A total of seven out of 10 migrants in Italy are still being hosted in the special (emergency) migrant reception system, despite the fact that arrivals decreased by 42% between 2018 and 2020.
In a report released on Wednesday, February 9, ActionAid and Openpolis found that despite a significant decrease in migrant arrivals in recent years, seven out of 10 people are currently still hosted in the special emergency system.
Between 2018 and 2020, the period looked at in the report, migrant arrivals decreased by 42%. Even though they increased in 2021 compared to 2020, they still remained at low levels comparable to those of 2011.
Small centers penalized the most
The report revealed that small centers were the most penalized, losing almost 22,000 places in two years. Large centres, on the other hand, became even bigger, currently with 110 places available on average, compared to 98 in 2018.
With the decrease in arrivals there would have been an opportunity to focus on more widespread and effective hospitality, the report said, but the data reflect that this apparently didn't occur.
In 2020, refugees and asylum seekers in reception represented only 0.13% of the Italian population.
Municipalities affected by reception centers made up 38.5% of the total in 2018, but in 2020 this decreased to 25%.
Meanwhile, the centrality of larger centers increased. The 16 most populous centers house 18.2% of all migrants in the system, but two years earlier that figure was 14.2%.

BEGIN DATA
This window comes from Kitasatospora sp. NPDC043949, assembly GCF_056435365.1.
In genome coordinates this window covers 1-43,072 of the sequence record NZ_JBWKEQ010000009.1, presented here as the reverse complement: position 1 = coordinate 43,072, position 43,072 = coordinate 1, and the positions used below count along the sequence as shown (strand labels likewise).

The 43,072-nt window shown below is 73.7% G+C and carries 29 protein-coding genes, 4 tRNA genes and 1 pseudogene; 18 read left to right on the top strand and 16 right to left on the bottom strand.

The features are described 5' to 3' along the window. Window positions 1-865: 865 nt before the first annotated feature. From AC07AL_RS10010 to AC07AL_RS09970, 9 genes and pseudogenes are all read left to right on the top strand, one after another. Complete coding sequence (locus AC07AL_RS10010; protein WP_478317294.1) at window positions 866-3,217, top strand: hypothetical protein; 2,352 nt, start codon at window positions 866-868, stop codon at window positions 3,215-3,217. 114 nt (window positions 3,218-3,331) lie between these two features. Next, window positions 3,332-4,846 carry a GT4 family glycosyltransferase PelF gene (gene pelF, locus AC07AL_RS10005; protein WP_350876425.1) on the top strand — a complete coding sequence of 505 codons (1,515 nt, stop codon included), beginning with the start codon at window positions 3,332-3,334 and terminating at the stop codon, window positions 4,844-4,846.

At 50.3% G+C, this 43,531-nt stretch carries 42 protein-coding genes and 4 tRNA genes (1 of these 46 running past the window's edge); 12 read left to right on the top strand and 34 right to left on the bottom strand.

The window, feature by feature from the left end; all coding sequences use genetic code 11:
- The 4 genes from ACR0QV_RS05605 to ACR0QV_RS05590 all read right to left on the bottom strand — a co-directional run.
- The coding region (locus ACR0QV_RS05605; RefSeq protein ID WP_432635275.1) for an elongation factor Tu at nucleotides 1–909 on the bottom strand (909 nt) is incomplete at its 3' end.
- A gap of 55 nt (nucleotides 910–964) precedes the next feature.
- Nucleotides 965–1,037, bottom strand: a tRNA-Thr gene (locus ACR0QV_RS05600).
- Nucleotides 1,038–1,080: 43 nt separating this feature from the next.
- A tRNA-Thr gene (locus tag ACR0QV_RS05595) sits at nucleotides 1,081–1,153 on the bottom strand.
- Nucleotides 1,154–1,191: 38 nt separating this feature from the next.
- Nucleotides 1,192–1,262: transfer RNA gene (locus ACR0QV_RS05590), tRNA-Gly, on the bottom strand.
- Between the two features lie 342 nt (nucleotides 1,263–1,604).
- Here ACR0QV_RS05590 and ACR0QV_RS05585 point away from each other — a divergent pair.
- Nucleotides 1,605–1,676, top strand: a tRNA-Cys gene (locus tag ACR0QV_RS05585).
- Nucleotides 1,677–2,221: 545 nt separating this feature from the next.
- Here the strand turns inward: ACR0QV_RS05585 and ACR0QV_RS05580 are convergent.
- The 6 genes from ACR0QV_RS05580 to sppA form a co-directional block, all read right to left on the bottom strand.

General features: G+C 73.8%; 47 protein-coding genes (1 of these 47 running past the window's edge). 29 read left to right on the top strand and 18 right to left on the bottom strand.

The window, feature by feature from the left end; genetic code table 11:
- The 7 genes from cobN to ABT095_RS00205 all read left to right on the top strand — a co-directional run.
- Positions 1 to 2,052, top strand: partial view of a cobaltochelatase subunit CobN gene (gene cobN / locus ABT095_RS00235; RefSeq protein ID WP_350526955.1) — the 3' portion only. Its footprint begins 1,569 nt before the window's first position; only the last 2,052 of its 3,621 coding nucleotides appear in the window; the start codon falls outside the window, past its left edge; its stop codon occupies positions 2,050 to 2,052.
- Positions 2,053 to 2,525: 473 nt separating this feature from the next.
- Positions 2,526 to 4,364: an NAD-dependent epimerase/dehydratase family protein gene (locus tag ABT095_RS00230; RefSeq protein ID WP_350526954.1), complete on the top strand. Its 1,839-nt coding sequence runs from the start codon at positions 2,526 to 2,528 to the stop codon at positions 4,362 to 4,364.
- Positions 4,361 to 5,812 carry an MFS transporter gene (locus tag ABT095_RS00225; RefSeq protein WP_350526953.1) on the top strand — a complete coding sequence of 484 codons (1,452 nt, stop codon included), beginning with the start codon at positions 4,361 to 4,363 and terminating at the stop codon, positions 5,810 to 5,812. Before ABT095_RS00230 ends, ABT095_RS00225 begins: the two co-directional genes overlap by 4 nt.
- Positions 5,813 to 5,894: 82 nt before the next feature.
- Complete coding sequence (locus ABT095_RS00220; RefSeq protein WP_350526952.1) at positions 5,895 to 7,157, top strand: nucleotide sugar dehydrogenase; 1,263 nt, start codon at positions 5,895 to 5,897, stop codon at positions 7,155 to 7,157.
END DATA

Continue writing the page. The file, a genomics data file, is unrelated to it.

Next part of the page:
On average, centers in Rome and Milan are much larger than in the rest of the country. In Milan, the average capacity of the centers is about 10 times the national average. In the special centres, the per-capita cost per day for each guest went from approximately €35 euros to about €26, with consequences in terms of service quality and effectiveness.
Widespread reception could have been incentivised after decrease
"With a drop in attendance of these proportions, the widespread reception of people in small towns could have been easily encouraged," said ActionAid's Fabrizio Coresi, programme expert on migration, and Cristiano Maugeri, programme developer.
"This potentially positive outcome didn't occur, due to a political choice inherent in the Security Decree (the 'migration and security decree' championed by former interior minister Matteo Salvini, ed. note). It dismantled the public system of widespread reception, encouraged the emergency approach of special centres, cut services for integration, and let needy people fall into conditions of undocumented residency and extreme social marginalization," said Coresi.
Note: The report, titled "Centres of Italy 2021", is available for online consultation and download at the monitoring platform centriditalia.it